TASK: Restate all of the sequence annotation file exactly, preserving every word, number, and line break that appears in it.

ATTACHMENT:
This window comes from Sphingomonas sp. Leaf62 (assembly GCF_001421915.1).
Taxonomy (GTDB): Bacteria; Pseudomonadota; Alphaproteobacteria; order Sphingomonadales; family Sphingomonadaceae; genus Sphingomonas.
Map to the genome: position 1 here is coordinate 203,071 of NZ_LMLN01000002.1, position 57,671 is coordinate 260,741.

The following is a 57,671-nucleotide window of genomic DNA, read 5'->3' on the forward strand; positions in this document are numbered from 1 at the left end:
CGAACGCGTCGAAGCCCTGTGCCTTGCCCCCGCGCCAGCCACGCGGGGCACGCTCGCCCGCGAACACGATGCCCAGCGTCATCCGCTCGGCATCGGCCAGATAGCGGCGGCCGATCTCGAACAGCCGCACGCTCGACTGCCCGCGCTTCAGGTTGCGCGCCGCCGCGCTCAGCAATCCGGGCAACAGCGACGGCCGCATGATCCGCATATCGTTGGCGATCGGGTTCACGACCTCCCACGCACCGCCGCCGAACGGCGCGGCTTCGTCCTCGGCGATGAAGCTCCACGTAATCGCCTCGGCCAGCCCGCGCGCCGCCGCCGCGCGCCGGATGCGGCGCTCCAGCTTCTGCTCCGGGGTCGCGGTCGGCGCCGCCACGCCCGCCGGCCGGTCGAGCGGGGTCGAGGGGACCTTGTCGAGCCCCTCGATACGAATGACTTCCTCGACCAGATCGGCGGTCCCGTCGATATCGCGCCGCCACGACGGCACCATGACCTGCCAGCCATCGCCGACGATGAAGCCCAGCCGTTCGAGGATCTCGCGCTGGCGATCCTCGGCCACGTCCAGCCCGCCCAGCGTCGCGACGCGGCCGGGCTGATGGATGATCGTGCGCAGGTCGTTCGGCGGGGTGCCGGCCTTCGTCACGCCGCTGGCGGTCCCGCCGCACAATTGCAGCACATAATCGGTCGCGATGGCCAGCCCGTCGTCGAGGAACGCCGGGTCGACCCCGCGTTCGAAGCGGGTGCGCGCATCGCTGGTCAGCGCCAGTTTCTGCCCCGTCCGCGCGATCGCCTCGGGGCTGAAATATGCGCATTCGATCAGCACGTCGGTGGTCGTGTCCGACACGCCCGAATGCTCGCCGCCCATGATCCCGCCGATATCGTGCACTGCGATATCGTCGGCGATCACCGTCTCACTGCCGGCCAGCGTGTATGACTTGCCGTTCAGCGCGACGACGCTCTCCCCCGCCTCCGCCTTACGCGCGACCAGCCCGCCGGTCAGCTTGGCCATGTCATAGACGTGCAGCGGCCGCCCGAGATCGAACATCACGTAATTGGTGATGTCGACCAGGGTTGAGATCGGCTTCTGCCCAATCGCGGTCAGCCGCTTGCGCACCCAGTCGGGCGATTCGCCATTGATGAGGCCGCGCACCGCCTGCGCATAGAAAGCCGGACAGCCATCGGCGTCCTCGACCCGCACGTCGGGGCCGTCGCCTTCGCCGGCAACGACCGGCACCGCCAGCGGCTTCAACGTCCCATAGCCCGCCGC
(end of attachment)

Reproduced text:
This window comes from Sphingomonas sp. Leaf62 (assembly GCF_001421915.1).
Taxonomy (GTDB): Bacteria; Pseudomonadota; Alphaproteobacteria; order Sphingomonadales; family Sphingomonadaceae; genus Sphingomonas.
Map to the genome: position 1 here is coordinate 203,071 of NZ_LMLN01000002.1, position 57,671 is coordinate 260,741.

The following is a 57,671-nucleotide window of genomic DNA, read 5'->3' on the forward strand; positions in this document are numbered from 1 at the left end:
CGAACGCGTCGAAGCCCTGTGCCTTGCCCCCGCGCCAGCCACGCGGGGCACGCTCGCCCGCGAACACGATGCCCAGCGTCATCCGCTCGGCATCGGCCAGATAGCGGCGGCCGATCTCGAACAGCCGCACGCTCGACTGCCCGCGCTTCAGGTTGCGCGCCGCCGCGCTCAGCAATCCGGGCAACAGCGACGGCCGCATGATCCGCATATCGTTGGCGATCGGGTTCACGACCTCCCACGCACCGCCGCCGAACGGCGCGGCTTCGTCCTCGGCGATGAAGCTCCACGTAATCGCCTCGGCCAGCCCGCGCGCCGCCGCCGCGCGCCGGATGCGGCGCTCCAGCTTCTGCTCCGGGGTCGCGGTCGGCGCCGCCACGCCCGCCGGCCGGTCGAGCGGGGTCGAGGGGACCTTGTCGAGCCCCTCGATACGAATGACTTCCTCGACCAGATCGGCGGTCCCGTCGATATCGCGCCGCCACGACGGCACCATGACCTGCCAGCCATCGCCGACGATGAAGCCCAGCCGTTCGAGGATCTCGCGCTGGCGATCCTCGGCCACGTCCAGCCCGCCCAGCGTCGCGACGCGGCCGGGCTGATGGATGATCGTGCGCAGGTCGTTCGGCGGGGTGCCGGCCTTCGTCACGCCGCTGGCGGTCCCGCCGCACAATTGCAGCACATAATCGGTCGCGATGGCCAGCCCGTCGTCGAGGAACGCCGGGTCGACCCCGCGTTCGAAGCGGGTGCGCGCATCGCTGGTCAGCGCCAGTTTCTGCCCCGTCCGCGCGATCGCCTCGGGGCTGAAATATGCGCATTCGATCAGCACGTCGGTGGTCGTGTCCGACACGCCCGAATGCTCGCCGCCCATGATCCCGCCGATATCGTGCACTGCGATATCGTCGGCGATCACCGTCTCACTGCCGGCCAGCGTGTATGACTTGCCGTTCAGCGCGACGACGCTCTCCCCCGCCTCCGCCTTACGCGCGACCAGCCCGCCGGTCAGCTTGGCCATGTCATAGACGTGCAGCGGCCGCCCGAGATCGAACATCACGTAATTGGTGATGTCGACCAGGGTTGAGATCGGCTTCTGCCCAATCGCGGTCAGCCGCTTGCGCACCCAGTCGGGCGATTCGCCATTGATGAGGCCGCGCACCGCCTGCGCATAGAAAGCCGGACAGCCATCGGCGTCCTCGACCCGCACGTCGGGGCCGTCGCCTTCGCCGGCAACGACCGGCACCGCCAGCGGCTTCAACGTCCCATAGCCCGCCGC